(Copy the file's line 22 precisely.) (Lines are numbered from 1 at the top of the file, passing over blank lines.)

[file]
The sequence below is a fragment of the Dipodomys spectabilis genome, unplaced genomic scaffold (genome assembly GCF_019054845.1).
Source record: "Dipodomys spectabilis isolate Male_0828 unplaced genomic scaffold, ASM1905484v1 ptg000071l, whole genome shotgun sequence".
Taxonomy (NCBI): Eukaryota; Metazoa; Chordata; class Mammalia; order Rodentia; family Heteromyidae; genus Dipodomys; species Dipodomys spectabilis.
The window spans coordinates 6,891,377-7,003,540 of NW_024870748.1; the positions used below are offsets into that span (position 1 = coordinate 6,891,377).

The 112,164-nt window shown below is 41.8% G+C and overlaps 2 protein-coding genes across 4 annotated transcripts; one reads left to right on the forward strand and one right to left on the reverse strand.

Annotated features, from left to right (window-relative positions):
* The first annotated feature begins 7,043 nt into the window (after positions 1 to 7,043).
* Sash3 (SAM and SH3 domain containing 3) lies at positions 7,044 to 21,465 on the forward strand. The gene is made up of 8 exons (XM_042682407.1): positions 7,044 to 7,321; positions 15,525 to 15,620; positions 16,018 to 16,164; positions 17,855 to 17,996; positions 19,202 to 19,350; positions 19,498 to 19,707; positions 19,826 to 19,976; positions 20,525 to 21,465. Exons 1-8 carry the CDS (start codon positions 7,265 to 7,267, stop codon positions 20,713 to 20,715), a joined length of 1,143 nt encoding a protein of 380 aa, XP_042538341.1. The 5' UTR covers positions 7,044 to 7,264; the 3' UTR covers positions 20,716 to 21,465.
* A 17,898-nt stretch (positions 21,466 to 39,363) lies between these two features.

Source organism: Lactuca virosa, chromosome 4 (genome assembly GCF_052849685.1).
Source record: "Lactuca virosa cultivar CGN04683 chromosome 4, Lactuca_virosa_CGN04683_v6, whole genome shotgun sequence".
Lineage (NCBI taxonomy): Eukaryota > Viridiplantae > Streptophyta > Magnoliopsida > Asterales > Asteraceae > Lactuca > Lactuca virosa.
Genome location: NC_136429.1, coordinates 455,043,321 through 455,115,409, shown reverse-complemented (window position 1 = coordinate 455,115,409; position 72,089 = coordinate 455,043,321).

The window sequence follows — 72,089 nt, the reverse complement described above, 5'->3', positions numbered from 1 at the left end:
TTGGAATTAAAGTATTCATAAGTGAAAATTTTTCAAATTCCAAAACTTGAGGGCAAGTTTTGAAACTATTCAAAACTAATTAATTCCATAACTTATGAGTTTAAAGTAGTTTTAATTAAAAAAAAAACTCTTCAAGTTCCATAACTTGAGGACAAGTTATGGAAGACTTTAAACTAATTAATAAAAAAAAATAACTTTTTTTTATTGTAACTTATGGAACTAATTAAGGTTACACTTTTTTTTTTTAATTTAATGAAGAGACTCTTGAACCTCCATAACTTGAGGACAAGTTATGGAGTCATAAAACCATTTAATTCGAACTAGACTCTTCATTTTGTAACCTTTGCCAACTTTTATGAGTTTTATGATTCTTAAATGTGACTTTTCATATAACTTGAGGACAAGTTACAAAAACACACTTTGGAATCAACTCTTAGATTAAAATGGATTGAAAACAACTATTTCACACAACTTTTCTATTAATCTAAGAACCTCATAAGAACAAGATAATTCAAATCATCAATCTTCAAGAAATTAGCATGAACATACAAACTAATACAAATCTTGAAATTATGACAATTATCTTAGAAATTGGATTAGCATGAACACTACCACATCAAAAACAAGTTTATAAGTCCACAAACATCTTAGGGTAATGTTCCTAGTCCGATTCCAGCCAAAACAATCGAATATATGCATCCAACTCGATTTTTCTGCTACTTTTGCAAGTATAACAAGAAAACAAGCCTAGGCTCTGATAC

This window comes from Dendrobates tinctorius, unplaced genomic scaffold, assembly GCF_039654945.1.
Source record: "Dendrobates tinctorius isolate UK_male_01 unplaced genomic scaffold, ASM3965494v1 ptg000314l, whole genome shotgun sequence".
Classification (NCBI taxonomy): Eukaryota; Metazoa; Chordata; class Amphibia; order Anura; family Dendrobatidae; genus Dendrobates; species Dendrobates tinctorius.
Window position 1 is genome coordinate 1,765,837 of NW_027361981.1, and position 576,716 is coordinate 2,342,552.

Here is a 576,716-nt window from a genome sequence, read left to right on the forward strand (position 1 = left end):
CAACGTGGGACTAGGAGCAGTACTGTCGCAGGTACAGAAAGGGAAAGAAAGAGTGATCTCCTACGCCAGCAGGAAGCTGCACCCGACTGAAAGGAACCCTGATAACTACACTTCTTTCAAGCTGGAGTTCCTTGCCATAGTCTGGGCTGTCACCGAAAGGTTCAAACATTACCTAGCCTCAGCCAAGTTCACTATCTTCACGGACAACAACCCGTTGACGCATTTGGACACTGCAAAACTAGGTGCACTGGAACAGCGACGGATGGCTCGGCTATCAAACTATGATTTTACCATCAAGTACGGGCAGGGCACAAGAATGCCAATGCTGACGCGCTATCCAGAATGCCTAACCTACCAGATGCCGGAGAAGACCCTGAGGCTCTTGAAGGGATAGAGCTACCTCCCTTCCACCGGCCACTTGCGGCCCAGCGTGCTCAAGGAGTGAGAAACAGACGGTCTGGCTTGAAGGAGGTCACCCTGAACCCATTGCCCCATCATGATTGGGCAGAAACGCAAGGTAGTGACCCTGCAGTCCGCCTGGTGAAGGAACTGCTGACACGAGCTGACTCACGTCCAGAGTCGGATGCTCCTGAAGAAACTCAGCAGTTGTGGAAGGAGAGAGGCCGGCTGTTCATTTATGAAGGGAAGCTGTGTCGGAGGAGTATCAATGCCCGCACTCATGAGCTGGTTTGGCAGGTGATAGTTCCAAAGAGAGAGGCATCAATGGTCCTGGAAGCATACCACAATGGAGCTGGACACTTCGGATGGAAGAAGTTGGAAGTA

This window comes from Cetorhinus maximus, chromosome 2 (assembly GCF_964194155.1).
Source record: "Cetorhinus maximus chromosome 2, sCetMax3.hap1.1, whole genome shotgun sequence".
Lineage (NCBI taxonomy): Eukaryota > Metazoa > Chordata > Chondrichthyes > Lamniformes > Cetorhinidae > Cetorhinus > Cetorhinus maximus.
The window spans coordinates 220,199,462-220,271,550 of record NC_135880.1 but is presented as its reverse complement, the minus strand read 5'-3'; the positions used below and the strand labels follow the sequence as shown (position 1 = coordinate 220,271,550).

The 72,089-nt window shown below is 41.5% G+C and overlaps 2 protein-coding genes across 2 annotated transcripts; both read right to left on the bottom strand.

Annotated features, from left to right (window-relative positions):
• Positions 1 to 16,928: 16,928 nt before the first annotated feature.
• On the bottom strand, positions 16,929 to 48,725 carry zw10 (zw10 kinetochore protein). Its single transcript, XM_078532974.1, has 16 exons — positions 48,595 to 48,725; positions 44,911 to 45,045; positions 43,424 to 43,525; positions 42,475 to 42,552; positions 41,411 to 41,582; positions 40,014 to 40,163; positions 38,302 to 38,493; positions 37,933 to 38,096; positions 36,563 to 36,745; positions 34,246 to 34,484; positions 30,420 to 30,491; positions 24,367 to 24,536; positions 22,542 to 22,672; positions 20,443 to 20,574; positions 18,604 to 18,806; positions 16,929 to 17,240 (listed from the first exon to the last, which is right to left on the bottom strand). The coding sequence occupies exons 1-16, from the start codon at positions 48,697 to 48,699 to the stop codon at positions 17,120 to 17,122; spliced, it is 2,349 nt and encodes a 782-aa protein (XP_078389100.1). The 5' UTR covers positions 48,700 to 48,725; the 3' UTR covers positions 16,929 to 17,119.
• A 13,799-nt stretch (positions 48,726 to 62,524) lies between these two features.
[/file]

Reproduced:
This window comes from Cetorhinus maximus, chromosome 2 (assembly GCF_964194155.1).